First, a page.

|Messengers of the board|
A century old in other countries, the title of secretary for corporate governance is becoming widespread in Brazil's publicly traded and privately held companies
Every month, Gisélia Silva cordons off a slot in her schedule to meet with her professional peers. The event — unthinkable just a few years ago in Brazil — is a meeting of corporate governance secretaries promoted by the corporate governance committee created in November 2010 by the Instituto Brasileiro de Governança Corporativa (IBGC, the Brazilian Institute for Corporate Governance). With Silva as its coordinator, the group intends to publish a specific manual for the job. Attendance is still low, usually around 13 professionals. But that number will tend to rise with the spread of corporate governance secretaries, at publicly traded and privately held companies alike. "The absence of this professional is felt at some point", says Sandra Guerra, a partner with the Better Governance consultancy. At Brazilian companies where the position exists, the secretary for corporate governance is already considered a fundamental figure in the daily routine of top management.
His or her task is basically to keep the board well informed about the company's status and serve as the go-between for the board and executive officers, focusing on such topics as legal affairs, investor relations and human resources. But it would be risky to reduce the attributions of the corporate governance secretary to these fields. According to Silva, who holds the job title at CPFL Energia, the work goes beyond the items described in the IBGC's code for best practices in corporate governance. Assisting the chairman of the board, handling meeting agendas and publishing meeting records are important tasks, but the secretary's duties are not exclusively bureaucratic. "The board needs someone that thinks strategically about governance", she says. These peculiar tasks — and the lack of knowledge about them — led the IBGC commission to work on a handbook for corporate governance secretaries.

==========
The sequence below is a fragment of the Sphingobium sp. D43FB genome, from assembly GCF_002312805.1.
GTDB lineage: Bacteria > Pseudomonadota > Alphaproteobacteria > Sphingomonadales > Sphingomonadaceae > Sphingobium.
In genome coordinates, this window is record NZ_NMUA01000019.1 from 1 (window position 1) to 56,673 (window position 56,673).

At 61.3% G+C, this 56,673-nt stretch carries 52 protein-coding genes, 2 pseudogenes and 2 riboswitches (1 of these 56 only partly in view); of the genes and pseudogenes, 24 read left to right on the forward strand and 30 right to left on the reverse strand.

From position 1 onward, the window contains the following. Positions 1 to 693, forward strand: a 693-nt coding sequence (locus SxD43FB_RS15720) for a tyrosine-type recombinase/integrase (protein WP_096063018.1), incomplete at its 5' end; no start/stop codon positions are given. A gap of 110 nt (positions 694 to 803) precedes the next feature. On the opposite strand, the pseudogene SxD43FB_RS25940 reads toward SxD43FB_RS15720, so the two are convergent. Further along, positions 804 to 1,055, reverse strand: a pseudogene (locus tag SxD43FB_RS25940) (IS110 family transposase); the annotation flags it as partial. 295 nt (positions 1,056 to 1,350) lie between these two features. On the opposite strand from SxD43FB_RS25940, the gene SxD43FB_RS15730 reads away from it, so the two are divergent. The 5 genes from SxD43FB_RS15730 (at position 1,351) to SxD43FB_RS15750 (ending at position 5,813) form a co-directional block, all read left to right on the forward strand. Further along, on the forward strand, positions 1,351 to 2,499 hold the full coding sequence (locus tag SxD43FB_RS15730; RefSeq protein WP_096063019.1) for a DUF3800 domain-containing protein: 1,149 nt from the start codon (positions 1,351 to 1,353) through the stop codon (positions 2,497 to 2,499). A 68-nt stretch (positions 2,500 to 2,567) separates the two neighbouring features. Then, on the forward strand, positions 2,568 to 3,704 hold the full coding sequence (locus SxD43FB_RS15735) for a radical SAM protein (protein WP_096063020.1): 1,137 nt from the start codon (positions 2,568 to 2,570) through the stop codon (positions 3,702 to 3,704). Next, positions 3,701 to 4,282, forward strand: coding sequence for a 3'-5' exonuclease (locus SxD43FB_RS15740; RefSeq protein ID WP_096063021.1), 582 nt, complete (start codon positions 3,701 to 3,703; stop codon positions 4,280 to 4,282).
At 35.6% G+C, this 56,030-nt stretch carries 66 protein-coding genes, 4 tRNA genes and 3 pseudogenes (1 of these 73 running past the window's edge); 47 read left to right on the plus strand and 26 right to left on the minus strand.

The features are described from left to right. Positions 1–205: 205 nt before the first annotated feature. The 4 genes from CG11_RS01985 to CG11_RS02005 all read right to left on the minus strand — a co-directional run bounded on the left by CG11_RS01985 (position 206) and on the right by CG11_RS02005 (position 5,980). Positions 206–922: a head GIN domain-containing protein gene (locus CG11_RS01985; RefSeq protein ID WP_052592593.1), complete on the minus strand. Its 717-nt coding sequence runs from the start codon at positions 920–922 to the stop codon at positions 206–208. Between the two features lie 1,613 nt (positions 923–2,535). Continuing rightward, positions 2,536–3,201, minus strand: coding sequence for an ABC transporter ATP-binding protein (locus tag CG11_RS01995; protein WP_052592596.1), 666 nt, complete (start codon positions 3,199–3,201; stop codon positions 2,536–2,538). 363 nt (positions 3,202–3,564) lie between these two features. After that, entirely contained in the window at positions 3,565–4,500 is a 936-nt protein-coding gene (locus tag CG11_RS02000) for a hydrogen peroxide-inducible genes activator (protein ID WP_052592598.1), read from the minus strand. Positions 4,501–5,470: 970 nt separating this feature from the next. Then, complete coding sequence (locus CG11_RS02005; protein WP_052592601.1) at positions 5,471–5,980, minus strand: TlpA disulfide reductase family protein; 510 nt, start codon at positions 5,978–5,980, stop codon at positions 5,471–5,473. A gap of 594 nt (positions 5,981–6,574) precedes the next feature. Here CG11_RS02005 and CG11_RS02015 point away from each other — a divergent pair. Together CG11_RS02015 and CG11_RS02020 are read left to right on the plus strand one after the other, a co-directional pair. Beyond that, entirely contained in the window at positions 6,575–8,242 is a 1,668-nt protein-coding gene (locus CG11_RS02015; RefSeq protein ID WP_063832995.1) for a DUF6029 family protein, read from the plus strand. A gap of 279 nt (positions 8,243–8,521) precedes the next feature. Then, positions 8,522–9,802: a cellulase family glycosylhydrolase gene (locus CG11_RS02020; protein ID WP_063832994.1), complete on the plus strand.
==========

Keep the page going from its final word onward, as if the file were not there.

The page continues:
Until the manual is published, these professionals are defining their own attributions, under job titles that aren't necessarily the same at every company. At TIM Participações, for instance, Alessandra Catanante holds the title of secretary to the board. In practice, however, her responsibilities include inviting minority shareholders to vote in meetings, a job she worked hard to accomplish for the company's most recent meeting in April. After one month of efforts, Catanante managed to round up a total of 156 shareholders. "We were praised for this", she says. Investors unable to attend in person had the opportunity to participate via online proxy voting.
Catanante's team, created in 2008, includes lawyers and administrative assistants. But some secretaries prefer to fly solo like Elsie Sarmento, who advised the board of a publicly listed construction company for almost two years. At one of the few times when she called for help, an employee from the investor relations department assisted her with the company's reference form, a yearly document that provides all the most significant information about the company and its results. Sarmento was not chosen at random to head the document's preparation: in addition to skillful handling of finely detailed information, the person in charge of the reference form must also have access to all sectors of the company, many of which involve substantial amounts of confidential information.